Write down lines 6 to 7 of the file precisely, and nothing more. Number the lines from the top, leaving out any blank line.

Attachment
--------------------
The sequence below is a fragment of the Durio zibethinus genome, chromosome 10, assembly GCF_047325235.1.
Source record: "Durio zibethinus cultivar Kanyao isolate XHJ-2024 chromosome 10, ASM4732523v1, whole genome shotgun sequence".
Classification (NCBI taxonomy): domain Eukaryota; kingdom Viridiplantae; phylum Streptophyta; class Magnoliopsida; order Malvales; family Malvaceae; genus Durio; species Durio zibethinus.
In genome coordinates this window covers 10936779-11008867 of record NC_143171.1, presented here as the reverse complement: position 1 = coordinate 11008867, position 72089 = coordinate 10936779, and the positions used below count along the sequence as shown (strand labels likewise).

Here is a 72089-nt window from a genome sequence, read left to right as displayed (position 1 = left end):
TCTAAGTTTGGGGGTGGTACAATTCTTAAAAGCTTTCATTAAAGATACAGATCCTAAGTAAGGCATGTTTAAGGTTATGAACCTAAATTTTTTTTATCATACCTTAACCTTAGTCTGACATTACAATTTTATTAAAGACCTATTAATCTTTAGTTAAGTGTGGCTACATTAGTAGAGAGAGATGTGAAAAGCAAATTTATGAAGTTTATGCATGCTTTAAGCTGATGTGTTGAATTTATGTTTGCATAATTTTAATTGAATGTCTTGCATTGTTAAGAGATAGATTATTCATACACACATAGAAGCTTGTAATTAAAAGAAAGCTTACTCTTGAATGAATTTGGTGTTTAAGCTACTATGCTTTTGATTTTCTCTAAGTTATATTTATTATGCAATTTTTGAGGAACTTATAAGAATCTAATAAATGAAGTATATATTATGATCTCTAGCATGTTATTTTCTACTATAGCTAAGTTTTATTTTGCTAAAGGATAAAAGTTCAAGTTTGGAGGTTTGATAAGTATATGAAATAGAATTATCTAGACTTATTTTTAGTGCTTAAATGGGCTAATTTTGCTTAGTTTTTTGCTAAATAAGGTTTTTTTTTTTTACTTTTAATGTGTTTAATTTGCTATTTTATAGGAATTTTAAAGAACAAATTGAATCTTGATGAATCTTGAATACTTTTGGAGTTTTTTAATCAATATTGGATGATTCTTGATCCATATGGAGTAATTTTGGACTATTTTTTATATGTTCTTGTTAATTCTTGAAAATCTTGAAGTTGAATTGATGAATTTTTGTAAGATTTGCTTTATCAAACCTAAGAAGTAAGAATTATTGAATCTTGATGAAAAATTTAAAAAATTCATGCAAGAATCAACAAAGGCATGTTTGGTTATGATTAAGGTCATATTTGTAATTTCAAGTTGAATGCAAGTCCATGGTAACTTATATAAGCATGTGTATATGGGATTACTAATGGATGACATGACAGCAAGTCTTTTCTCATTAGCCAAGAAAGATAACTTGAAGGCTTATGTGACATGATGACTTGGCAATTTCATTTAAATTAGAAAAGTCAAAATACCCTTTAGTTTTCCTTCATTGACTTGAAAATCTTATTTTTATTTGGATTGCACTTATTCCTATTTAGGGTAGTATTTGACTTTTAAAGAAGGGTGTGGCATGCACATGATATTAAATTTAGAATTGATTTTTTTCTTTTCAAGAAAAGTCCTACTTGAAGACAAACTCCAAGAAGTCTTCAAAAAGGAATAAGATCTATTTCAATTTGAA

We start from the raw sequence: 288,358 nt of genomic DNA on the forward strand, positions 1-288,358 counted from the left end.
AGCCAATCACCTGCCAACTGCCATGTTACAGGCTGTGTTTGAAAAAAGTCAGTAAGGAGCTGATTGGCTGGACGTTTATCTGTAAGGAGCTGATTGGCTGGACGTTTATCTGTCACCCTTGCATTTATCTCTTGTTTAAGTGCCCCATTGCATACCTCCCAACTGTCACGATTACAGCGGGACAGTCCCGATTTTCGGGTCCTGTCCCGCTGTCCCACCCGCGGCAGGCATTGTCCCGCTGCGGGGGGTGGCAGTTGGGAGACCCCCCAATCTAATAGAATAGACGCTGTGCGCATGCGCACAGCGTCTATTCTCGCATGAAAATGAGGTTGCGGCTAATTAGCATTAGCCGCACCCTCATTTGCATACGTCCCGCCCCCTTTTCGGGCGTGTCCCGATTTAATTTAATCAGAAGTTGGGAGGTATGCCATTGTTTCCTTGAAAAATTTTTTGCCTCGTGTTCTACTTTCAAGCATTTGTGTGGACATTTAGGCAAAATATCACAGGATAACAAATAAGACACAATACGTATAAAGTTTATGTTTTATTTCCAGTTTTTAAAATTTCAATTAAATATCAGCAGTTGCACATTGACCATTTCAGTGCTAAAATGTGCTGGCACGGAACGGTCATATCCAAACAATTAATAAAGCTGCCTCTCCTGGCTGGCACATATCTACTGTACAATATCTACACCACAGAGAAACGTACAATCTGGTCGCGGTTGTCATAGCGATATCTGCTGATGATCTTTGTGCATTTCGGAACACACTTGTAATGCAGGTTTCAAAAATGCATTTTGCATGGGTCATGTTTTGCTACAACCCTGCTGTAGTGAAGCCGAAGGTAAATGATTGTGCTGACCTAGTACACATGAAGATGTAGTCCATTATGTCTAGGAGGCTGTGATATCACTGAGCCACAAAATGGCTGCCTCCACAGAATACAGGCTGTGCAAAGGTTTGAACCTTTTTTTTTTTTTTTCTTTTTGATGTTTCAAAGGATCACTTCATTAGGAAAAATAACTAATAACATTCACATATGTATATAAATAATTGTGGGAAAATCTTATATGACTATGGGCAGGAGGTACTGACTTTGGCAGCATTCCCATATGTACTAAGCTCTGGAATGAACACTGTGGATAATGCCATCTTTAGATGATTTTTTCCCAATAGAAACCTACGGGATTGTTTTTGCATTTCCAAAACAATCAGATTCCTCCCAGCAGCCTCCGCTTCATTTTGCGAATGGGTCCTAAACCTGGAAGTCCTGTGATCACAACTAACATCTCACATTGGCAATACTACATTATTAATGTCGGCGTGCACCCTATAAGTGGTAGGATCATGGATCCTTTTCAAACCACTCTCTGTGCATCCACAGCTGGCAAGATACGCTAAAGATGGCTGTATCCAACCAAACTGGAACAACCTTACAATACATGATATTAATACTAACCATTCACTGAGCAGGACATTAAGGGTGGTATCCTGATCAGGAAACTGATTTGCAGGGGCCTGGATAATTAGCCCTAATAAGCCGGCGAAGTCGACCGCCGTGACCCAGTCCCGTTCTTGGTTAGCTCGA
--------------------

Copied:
TCTAAGTTTGGGGGTGGTACAATTCTTAAAAGCTTTCATTAAAGATACAGATCCTAAGTAAGGCATGTTTAAGGTTATGAACCTAAATTTTTTTTATCATACCTTAACCTTAGTCTGACATTACAATTTTATTAAAGACCTATTAATCTTTAGTTAAGTGTGGCTACATTAGTAGAGAGAGATGTGAAAAGCAAATTTATGAAGTTTATGCATGCTTTAAGCTGATGTGTTGAATTTATGTTTGCATAATTTTAATTGAATGTCTTGCATTGTTAAGAGATAGATTATTCATACACACATAGAAGCTTGTAATTAAAAGAAAGCTTACTCTTGAATGAATTTGGTGTTTAAGCTACTATGCTTTTGATTTTCTCTAAGTTATATTTATTATGCAATTTTTGAGGAACTTATAAGAATCTAATAAATGAAGTATATATTATGATCTCTAGCATGTTATTTTCTACTATAGCTAAGTTTTATTTTGCTAAAGGATAAAAGTTCAAGTTTGGAGGTTTGATAAGTATATGAAATAGAATTATCTAGACTTATTTTTAGTGCTTAAATGGGCTAATTTTGCTTAGTTTTTTGCTAAATAAGGTTTTTTTTTTTTACTTTTAATGTGTTTAATTTGCTATTTTATAGGAATTTTAAAGAACAAATTGAATCTTGATGAATCTTGAATACTTTTGGAGTTTTTTAATCAATATTGGATGATTCTTGATCCATATGGAGTAATTTTGGACTATTTTTTATATGTTCTTGTTAATTCTTGAAAATCTTGAAGTTGAATTGATGAATTTTTGTAAGATTTGCTTTATCAAACCTAAGAAGTAAGAATTATTGAATCTTGATGAAAAATTTAAAAAATTCATGCAAGAATCAACAAAGGCATGTTTGGTTATGATTAAGGTCATATTTGTAATTTCAAGTTGAATGCAAGTCCATGGTAACTTATATAAGCATGTGTATATGGGATTACTAATGGATGACATGACAGCAAGTCTTTTCTCATTAGCCAAGAAAGATAACTTGAAGGCTTATGTGACATGATGACTTGGCAATTTCATTTAAATTAGAAAAGTCAAAATACCCTTTAGTTTTCCTTCATTGACTTGAAAATCTTATTTTTATTTGGATTGCACTTATTCCTATTTAGGGTAGTATTTGACTTTTAAAGAAGGGTGTGGCATGCACATGATATTAAATTTAGAATTGATTTTTTTCTTTTCAAGAAAAGTCCTACTTGAAGACAAACTCCAAGAAGTCTTCAAAAAGGAATAAGATCTATTTCAATTTGAA

We start from the raw sequence: 288,358 nt of genomic DNA on the forward strand, positions 1-288,358 counted from the left end.